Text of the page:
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Nice, but not necessary

When you cut off your nose to spite your face, what do you have?

No nose.

That's the only explanation I could come up with for the failure of three Eureka City Council members last week to second a motion to accept a $3 million gift ($2 million to purchase, $1 million to clean up) by a fourth council member and her husband, Cherie and Rob Arkley. (See In the News, page 6.)

The citizens of Eureka should be asking -- demanding -- an explanation.

The 30-acre balloon tract has been more or less vacant for 30 years. It has soil contamination and is generally an eyesore. Sure, it can sit there for another 10 or 20 years unimproved, but why not clean it up, develop 10-12 acres into a light industrial park (tenants are waiting), 15 acres into a waterfront park and two-to-five acres for parking?

Doesn't that sound like a better idea?

When I spoke with Jack McKellar (one of the three councilmembers who could have, but chose not to second the motion), he said he wanted to know all costs up front.

That would be nice, but it really is not necessary.

The proposal by City Manager Harvey Rose (yes, he's still city manager -- at least this week) was to open escrow, prepare a sale agreement with some closing date long in the future allowing for enough time to complete two studies. One study is necessary to update the biological survey to determine the amount of wetlands in the 30-acre parcel. The second, to work with the seller, Union Pacific, to determine how best to complete the remedial action plan for toxic cleanup. (It has been poorly reported, but both phase I and II of the soils analyses have been completed and so has the first draft of the remedial action plan.)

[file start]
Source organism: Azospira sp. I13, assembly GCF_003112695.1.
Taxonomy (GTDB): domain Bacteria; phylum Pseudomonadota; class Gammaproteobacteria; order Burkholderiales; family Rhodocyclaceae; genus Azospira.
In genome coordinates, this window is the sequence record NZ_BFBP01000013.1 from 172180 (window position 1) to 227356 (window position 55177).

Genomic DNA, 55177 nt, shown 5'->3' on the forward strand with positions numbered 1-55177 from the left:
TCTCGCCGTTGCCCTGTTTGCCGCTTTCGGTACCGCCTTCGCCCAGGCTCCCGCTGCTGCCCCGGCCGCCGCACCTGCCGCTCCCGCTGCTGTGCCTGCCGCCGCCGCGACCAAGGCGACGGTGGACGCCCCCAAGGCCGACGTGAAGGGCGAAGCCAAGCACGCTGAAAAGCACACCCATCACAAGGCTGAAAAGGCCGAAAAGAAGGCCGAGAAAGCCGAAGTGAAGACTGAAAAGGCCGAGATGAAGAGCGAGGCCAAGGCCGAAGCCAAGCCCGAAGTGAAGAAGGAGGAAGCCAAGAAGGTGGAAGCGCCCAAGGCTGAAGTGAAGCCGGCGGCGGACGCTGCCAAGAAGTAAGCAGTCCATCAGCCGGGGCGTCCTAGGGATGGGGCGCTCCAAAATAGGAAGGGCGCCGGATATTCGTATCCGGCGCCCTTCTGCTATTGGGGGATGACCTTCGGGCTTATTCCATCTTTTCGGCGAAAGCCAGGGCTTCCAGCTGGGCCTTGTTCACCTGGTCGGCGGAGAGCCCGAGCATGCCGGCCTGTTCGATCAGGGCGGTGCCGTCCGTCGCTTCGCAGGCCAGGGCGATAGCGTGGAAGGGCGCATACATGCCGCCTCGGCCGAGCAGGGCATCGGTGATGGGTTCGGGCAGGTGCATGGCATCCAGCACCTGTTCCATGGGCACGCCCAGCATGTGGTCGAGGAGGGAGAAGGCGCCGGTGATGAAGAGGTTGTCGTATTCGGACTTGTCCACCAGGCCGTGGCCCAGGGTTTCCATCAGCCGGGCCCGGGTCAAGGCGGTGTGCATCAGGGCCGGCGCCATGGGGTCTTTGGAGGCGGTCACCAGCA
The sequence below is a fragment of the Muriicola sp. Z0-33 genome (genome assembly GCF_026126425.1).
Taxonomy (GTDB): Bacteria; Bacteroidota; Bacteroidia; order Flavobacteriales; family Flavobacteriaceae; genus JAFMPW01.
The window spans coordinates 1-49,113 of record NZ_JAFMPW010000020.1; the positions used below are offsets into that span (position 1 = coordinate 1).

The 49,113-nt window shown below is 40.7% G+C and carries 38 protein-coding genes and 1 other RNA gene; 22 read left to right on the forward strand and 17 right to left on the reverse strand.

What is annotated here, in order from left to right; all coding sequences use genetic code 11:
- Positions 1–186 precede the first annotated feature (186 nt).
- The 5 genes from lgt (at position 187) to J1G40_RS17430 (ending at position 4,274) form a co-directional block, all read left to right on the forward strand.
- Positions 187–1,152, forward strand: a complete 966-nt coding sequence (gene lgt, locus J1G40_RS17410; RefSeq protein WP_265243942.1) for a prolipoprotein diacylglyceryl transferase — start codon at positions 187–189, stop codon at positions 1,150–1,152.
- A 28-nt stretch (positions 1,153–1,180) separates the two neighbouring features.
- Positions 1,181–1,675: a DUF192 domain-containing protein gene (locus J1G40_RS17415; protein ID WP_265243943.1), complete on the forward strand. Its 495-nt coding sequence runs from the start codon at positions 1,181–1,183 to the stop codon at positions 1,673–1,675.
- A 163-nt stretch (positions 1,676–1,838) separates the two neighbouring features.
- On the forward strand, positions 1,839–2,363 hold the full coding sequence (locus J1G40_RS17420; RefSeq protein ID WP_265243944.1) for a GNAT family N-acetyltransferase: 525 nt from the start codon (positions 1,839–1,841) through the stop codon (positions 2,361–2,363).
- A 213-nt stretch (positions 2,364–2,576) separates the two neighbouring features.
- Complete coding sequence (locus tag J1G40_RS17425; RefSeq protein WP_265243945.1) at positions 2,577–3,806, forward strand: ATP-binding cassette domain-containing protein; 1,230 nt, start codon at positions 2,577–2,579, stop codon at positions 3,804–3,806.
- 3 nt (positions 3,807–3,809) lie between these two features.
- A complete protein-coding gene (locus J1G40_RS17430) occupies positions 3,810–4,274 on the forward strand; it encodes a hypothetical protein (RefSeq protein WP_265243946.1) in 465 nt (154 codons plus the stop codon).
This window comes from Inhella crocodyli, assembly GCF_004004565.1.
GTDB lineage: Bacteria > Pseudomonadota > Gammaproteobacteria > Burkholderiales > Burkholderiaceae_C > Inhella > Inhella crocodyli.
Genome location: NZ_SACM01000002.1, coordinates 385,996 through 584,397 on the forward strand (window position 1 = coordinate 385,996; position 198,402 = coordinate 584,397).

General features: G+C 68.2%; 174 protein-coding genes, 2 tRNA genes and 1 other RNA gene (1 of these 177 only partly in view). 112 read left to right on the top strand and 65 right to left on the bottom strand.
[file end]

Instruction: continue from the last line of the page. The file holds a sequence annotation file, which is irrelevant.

Let's talk cost. The estimated cost to update the biological survey is $10,000-$12,000 -- not very much money in a deal this big and certainly an amount the city could agree to pay in order to accept this generous offer. The council could have also directed Rose to require Union Pacific to pay to finish the remedial action plan and to solicit bids for cleanup.

Then what? Let's assume the biological survey showed 30 acres of wetlands (not likely). The land is not usable, the City Council decides to forget it and the deal is dead.

Or, let's assume the wetlands are minimal but the cleanup bids are a great deal higher than the $1 million offered by the Arkleys for that purpose. The City Council could then go back to Union Pacific and renegotiate --they could always walk away from the deal.

Real estate is bought and sold with conditions. Wal-Mart wanted to make sure it could build a store on the property from a zoning and land-use point of view. (It couldn't, and the voters sent them packing.) The city could have --have -- simply proceeded with the proper conditions in place regarding wetlands and cleanup, which was what Rose was recommending.

There is an unfair element about the valuation of the property. When houses are bought and sold, a key factor is location (location, location). In commercial transactions, land use is paramount. In other words, the use determines the value to a large extent. When Wal-Mart wanted the parcel the minimum bid was $3.5 million "as is," but the mega-retailer reportedly bid nearly twice that, anticipating very big future sales.

Why would Union Pacific now accept so much less from the city? Because if the value is listed at say $5.5 million and the city pays only $2 million, Union Pacific gets a sweet $3.5 million tax write-off. It's not fair -- many of our laws are not fair -- but a private developer cannot compete with the city in this case.

This deal, negotiated at the direction of the council just a few months ago, is a good one, one that the council should graciously accept.

Shame on the three council members --&nbspMcKellar, Jim Gupton and Maxine Hunter Meeks --either not doing their homework or not having their minds open because the proposal was negotiated and presented by the embattled city manager.

Eureka residents should call their council members to express their opinions. They all have individual answering machines listed under the government section of the phone book under city of Eureka.

And one footnote: Councilmember Connie Miller said at one point during the testy meeting last week, "The whole city is watching."

Yes, we are. We deserve fair, open and honest representation and thoughtful decisions. Not politics disguised as caution.

 


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